The Ecclesiastical Music within Orthodoxy is called the Byzantine Music. It received this name because it was developed and formed during the Byzantine years, primarily in Byzantium. This rich music was also conveyed in stages to the other regions of the Eastern and the Western World. Byzantine Music was created by enlightened composers. Our Ecclesiastical History calls them Melodists, Composers and Hymnographers.
A hymn is a religious poem intended to be sung. During the 5th century, Romanos the Melodist wrote approximately 1000 hymns. His hymns are characterized by their extreme length and dramatic nature, and antiphonal singing and dialogue combine to tell specific Bible stories. Romanos was among the first Greek poets to use stress accents to achieve rhythm, rather than the short and long syllables characteristic of classical Greek poetry.
The Byzantine hymn, of which there were three types, was the greatest contribution of this culture. The troparion, a hymn, was inserted between the verses of the Psalms, and eventually the troparia overshadowed the Psalms. The origin of the kontakion, a hymn important in the 6th and 9th cent., is ascribed to Romanus, active during the reign of Anastasius I; it consisted of 18 or 24 strophes all in similar meter, with a contrasting introductory strophe. The subject matter was usually biblical. Often an acrostic is formed by the first letter of each stanza.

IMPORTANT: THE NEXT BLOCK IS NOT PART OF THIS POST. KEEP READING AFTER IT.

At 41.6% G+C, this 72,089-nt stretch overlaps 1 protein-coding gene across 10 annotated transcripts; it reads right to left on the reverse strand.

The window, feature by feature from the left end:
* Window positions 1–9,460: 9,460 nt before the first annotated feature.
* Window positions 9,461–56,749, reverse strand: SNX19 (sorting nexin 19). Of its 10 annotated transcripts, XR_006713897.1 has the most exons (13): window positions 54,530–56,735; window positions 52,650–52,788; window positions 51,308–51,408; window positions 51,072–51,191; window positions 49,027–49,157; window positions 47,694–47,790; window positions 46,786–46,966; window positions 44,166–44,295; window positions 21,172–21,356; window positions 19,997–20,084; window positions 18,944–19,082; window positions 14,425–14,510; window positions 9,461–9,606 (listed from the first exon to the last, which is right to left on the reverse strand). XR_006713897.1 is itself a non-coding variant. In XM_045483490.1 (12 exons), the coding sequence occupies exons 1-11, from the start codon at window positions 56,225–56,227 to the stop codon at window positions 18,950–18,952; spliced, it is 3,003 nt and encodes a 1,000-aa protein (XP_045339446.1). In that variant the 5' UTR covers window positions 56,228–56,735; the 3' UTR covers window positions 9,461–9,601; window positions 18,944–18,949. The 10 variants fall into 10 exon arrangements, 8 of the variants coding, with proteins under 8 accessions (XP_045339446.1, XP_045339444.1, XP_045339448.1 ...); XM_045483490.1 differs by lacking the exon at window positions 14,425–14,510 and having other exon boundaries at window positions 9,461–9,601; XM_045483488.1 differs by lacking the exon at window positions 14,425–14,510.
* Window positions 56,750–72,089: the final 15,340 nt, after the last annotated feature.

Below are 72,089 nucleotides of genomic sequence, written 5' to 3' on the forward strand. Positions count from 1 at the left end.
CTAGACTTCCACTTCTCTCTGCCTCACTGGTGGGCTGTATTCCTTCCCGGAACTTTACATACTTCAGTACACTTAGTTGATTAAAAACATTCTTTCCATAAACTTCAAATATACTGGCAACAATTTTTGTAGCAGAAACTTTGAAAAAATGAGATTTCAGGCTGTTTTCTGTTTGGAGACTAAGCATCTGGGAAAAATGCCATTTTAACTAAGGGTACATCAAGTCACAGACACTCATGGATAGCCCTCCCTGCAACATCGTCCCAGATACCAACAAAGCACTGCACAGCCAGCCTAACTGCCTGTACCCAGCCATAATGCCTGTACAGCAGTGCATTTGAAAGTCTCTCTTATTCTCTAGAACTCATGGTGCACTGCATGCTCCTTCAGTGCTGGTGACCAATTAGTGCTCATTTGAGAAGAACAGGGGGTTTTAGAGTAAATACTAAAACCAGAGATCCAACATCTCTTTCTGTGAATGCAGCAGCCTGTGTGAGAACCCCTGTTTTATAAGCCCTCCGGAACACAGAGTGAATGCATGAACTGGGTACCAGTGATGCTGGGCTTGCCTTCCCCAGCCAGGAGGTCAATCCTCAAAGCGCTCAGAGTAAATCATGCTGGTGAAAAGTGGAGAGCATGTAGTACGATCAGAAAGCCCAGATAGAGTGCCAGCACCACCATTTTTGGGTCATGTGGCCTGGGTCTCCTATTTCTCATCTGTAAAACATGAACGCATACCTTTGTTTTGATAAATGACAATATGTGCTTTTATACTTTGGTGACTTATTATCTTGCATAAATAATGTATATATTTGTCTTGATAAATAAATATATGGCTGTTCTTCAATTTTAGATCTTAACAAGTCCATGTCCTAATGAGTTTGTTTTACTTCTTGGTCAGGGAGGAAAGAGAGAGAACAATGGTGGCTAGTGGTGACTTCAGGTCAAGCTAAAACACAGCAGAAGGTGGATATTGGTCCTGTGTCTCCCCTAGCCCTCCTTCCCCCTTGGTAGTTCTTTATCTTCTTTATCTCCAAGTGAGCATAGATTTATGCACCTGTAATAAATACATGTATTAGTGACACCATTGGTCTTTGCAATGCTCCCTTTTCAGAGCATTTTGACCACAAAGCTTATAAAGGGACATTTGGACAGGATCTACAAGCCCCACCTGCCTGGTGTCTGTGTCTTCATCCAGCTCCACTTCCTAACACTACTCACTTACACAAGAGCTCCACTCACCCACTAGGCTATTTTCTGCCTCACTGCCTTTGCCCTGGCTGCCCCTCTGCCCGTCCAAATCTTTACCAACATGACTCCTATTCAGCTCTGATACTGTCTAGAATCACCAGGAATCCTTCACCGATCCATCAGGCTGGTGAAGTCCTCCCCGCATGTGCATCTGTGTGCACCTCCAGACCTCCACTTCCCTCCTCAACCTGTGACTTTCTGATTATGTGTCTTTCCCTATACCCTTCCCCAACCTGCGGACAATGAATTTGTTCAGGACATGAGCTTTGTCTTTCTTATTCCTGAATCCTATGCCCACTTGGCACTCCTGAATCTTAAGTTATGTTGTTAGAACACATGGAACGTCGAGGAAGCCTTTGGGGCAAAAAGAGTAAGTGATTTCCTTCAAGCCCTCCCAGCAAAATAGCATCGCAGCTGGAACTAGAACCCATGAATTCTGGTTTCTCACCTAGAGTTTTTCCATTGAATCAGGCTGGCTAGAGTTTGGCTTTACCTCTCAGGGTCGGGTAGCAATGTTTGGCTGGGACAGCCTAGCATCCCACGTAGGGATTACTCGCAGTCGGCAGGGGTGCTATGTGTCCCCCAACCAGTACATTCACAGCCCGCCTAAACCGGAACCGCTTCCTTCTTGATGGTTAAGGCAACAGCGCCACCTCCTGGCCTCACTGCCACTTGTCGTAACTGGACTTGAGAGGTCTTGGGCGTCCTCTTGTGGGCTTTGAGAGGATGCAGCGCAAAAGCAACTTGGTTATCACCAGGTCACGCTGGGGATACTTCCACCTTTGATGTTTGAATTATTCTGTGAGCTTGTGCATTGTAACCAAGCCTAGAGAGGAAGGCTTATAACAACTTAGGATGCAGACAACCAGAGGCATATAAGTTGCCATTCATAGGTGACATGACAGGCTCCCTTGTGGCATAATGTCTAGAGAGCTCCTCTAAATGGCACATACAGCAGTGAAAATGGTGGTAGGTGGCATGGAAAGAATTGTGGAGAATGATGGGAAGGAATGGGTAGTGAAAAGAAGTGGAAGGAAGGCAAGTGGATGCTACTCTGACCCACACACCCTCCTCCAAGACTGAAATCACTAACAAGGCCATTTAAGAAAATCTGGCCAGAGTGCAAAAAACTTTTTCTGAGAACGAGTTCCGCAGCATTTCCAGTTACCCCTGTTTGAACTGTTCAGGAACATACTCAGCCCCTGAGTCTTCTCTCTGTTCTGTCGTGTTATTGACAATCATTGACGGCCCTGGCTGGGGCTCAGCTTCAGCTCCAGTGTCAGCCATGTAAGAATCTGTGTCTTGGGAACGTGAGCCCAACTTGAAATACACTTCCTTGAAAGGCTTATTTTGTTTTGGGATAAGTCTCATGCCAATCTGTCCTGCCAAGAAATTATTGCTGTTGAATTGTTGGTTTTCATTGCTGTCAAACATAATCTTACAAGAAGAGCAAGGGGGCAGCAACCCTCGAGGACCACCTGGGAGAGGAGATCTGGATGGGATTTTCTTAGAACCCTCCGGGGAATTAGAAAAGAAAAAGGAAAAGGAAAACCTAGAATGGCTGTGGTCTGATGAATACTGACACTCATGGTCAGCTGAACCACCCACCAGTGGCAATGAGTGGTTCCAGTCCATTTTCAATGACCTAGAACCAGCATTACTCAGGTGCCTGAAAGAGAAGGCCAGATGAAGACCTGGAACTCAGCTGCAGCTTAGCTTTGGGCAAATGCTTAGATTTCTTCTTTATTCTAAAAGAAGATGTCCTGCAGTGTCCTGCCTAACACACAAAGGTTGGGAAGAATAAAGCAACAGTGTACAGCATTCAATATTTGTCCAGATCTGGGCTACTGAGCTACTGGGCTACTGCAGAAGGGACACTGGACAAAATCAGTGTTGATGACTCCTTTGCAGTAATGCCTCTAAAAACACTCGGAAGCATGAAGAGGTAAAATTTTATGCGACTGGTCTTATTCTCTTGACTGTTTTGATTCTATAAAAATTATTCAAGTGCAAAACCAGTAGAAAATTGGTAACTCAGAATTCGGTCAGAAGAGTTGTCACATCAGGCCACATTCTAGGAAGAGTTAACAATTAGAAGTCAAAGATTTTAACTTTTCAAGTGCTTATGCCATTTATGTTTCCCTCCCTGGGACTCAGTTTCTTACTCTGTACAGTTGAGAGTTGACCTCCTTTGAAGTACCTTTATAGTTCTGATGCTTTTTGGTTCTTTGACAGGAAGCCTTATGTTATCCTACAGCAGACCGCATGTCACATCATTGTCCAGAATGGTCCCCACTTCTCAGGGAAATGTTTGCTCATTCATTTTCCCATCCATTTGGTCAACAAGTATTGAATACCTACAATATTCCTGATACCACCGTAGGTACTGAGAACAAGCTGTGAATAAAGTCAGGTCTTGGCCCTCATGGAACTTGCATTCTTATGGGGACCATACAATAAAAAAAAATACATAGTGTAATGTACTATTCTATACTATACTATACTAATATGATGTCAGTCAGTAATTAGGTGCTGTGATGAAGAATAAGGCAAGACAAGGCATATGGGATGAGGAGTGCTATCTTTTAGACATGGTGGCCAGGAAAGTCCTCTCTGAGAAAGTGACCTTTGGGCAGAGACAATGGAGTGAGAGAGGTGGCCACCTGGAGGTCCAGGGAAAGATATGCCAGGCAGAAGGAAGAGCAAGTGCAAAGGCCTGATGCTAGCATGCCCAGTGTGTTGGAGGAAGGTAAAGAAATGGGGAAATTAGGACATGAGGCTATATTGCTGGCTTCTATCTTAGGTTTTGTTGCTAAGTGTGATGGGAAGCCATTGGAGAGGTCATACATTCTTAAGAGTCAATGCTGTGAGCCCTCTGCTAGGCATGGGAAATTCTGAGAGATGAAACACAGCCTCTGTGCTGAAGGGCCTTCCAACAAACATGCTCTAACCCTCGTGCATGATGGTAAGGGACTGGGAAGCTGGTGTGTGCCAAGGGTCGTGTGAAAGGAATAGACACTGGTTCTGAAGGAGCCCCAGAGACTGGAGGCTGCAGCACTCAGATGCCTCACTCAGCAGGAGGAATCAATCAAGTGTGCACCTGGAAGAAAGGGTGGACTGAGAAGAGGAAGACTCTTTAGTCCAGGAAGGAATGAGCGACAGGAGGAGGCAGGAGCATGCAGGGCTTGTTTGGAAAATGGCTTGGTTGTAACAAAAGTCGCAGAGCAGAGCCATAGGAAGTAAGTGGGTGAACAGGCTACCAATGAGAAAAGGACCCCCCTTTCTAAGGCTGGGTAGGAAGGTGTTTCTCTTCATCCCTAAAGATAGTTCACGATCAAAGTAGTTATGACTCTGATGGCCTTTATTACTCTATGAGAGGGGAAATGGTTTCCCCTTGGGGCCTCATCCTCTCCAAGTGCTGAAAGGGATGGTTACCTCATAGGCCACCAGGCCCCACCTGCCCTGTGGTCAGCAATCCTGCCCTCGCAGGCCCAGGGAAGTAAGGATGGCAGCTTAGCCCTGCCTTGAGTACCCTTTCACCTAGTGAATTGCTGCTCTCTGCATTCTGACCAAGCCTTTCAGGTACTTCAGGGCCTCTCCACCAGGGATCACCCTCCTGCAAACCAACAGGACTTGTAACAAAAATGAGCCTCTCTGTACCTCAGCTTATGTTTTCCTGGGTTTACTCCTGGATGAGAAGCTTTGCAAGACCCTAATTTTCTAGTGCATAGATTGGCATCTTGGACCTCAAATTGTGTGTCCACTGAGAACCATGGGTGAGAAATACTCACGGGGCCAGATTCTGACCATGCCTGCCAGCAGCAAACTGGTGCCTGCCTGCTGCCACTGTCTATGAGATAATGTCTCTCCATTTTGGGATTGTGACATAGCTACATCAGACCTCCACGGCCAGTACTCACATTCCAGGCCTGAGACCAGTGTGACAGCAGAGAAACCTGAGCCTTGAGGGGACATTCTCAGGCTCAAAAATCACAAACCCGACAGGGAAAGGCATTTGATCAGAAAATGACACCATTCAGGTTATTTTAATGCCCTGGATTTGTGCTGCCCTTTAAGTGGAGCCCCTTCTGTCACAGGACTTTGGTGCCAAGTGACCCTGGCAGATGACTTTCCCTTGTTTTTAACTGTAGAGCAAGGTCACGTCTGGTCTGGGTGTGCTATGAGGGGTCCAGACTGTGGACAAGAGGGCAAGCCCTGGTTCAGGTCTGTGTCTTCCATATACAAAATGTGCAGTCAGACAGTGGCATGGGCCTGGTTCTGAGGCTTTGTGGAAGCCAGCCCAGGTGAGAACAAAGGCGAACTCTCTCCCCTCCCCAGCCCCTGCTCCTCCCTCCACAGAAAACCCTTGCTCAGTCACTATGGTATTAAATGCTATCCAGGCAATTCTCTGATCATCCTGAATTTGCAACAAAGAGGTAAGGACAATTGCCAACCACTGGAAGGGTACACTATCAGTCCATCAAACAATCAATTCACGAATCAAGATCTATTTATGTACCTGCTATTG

He Cometh At Midnight – The Bridegroom Service of Great & Holy Monday. This recording of the Bridegroom Service (Vespers and Matins) of Holy Monday includes all the hymns and is based on previously unpublished medieval compositions, and chanted antiphonally in Greek and English by two choirs. The digipak includes extensive liner notes booklet in English with hymn text in both English and Greek.
Theodosia, a devout abbess of a convent near the Imperial city of Constantinople, also lived during the ninth century. She is known for her composition of Kanons, a poetical form comprising nine odes and found in the Byzantine Morning Office known as Orthros. Another ninth-century composer is Thekla, who was also probably an abbess of a convent near Constantinople. Thekla has been described as a self-confident woman, proud not only of herself, but also of her sex.
Although Greek music was predominant, it was not the only form in use. In Egypt, there was a decidedly different form, as was the case in other parts of the Empire. However, most of the Empire used Greek as its common language, and the Byzantine music became almost universal throughout the Church.